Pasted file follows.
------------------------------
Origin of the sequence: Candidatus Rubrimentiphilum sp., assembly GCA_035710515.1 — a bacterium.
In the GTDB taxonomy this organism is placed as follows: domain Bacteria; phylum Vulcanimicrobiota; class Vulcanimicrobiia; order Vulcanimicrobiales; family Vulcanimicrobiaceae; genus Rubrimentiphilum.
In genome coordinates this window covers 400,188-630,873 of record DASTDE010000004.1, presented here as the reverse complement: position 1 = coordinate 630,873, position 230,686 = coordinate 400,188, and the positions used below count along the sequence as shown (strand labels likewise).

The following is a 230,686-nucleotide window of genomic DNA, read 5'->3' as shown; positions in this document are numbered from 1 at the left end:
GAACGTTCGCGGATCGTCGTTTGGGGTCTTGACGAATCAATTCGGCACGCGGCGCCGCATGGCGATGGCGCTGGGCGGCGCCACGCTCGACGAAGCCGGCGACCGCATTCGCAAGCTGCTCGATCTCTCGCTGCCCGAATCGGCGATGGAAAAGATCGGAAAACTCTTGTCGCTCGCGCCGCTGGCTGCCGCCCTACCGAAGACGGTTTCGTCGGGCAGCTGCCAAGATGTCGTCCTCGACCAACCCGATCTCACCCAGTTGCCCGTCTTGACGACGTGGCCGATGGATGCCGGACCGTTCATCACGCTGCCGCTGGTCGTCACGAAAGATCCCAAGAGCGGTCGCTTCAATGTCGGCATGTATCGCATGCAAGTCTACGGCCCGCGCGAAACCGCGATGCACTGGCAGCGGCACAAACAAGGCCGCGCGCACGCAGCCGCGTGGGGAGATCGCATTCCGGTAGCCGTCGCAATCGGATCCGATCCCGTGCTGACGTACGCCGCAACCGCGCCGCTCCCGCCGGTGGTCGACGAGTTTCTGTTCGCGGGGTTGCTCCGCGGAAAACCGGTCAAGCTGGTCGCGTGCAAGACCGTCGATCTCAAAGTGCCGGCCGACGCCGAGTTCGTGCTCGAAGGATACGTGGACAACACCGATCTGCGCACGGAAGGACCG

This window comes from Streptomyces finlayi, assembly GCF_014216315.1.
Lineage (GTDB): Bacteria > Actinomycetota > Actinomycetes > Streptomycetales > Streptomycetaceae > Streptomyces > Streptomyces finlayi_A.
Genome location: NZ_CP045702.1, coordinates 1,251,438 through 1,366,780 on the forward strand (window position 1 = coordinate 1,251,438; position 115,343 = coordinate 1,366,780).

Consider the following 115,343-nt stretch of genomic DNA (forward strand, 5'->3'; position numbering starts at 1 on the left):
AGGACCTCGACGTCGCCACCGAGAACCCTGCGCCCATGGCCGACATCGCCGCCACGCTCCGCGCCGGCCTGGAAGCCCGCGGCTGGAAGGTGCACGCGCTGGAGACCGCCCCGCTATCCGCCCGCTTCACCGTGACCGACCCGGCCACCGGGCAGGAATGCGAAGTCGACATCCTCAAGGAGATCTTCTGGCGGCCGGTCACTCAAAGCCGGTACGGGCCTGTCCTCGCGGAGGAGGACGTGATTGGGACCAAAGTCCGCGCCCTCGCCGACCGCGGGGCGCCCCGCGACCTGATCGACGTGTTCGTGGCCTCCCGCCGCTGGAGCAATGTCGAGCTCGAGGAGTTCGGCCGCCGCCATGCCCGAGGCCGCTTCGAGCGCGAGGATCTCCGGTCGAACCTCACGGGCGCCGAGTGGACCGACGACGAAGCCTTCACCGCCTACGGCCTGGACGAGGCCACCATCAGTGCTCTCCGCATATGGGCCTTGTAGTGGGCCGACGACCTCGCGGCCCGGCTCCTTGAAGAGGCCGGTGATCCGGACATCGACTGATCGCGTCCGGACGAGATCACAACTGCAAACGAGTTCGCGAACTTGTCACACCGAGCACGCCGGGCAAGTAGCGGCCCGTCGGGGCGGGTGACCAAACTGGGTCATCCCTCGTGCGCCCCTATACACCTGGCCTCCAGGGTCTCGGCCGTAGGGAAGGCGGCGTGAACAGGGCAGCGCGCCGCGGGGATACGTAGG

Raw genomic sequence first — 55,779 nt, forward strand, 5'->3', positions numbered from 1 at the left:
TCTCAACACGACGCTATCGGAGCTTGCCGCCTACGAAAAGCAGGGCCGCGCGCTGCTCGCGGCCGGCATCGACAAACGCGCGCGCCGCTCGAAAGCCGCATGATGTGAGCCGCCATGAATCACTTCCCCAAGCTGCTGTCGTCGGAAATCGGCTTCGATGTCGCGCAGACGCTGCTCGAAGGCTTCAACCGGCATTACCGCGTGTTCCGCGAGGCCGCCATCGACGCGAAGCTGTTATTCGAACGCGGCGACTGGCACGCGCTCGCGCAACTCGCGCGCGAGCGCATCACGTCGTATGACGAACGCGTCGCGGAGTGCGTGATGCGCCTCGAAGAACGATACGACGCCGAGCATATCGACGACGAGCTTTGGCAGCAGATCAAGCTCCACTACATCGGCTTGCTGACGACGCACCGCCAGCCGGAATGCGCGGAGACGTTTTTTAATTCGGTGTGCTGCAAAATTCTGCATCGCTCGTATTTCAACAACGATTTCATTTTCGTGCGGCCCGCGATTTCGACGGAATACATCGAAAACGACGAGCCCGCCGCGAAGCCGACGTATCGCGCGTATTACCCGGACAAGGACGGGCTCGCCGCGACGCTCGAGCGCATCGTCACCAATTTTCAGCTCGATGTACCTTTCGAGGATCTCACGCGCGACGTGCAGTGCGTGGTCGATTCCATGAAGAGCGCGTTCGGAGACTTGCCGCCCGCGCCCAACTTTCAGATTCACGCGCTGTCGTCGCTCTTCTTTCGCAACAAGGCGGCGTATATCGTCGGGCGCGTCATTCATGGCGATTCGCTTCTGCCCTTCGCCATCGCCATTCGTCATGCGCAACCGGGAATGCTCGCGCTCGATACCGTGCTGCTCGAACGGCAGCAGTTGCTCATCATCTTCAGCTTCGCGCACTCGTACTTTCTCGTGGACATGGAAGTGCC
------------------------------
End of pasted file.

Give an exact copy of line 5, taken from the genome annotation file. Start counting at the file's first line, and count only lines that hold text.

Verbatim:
GAACGTTCGCGGATCGTCGTTTGGGGTCTTGACGAATCAATTCGGCACGCGGCGCCGCATGGCGATGGCGCTGGGCGGCGCCACGCTCGACGAAGCCGGCGACCGCATTCGCAAGCTGCTCGATCTCTCGCTGCCCGAATCGGCGATGGAAAAGATCGGAAAACTCTTGTCGCTCGCGCCGCTGGCTGCCGCCCTACCGAAGACGGTTTCGTCGGGCAGCTGCCAAGATGTCGTCCTCGACCAACCCGATCTCACCCAGTTGCCCGTCTTGACGACGTGGCCGATGGATGCCGGACCGTTCATCACGCTGCCGCTGGTCGTCACGAAAGATCCCAAGAGCGGTCGCTTCAATGTCGGCATGTATCGCATGCAAGTCTACGGCCCGCGCGAAACCGCGATGCACTGGCAGCGGCACAAACAAGGCCGCGCGCACGCAGCCGCGTGGGGAGATCGCATTCCGGTAGCCGTCGCAATCGGATCCGATCCCGTGCTGACGTACGCCGCAACCGCGCCGCTCCCGCCGGTGGTCGACGAGTTTCTGTTCGCGGGGTTGCTCCGCGGAAAACCGGTCAAGCTGGTCGCGTGCAAGACCGTCGATCTCAAAGTGCCGGCCGACGCCGAGTTCGTGCTCGAAGGATACGTGGACAACACCGATCTGCGCACGGAAGGACCG